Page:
The owner (Al) was quite driven and the most amazing structural solution engineer I've ever seen. His motto was 'just get it done!'. And boy, we did. As expected, I also ended up in production half the time since they knew I could also make signs. There I met the most superb sign craftsmen that taught me more about sign production than I could have imagined. I was exposed to a wide variety of new equipment, materials and fabrication methods, as well as efficiency with value engineering. Now since our work was always custom, it wasn't assembly line which was great for me as it kept me challenged with each new project. I could never to the same thing day after day and live.
Eventually when CNC router tables came into the mainstream of the sign world I was to help pick out our first one and establish its operation as the first user. What a learning curve that was! Nothing more fun than aluminum and acrylic shavings in your clothes and that wonderful smell and feel of metal coolant. I remember many late nights of 'babysitting' the router on long runs and there was no Internet or social media to keep occupied - just more work ugg)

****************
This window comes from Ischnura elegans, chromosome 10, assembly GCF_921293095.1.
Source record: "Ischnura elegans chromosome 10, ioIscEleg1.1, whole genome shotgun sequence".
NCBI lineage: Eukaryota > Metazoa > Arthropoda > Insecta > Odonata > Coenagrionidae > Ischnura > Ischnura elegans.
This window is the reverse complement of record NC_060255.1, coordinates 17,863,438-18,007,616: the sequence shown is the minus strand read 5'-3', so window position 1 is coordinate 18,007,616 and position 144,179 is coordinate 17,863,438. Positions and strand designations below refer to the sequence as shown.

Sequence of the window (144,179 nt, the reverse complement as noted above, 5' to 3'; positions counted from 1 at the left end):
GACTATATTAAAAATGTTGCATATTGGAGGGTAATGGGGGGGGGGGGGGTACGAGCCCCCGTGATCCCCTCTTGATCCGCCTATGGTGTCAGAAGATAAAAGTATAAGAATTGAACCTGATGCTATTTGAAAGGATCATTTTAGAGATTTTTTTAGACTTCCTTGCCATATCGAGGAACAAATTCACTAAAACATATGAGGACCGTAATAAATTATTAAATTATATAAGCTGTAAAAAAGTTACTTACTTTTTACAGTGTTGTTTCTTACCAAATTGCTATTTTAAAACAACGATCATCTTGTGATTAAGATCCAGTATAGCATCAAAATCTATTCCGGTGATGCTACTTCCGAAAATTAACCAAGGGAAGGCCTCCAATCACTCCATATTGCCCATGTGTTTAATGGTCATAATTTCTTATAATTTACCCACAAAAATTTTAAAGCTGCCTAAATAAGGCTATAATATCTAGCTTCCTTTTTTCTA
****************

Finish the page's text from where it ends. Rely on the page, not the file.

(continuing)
Now back to the designer desk.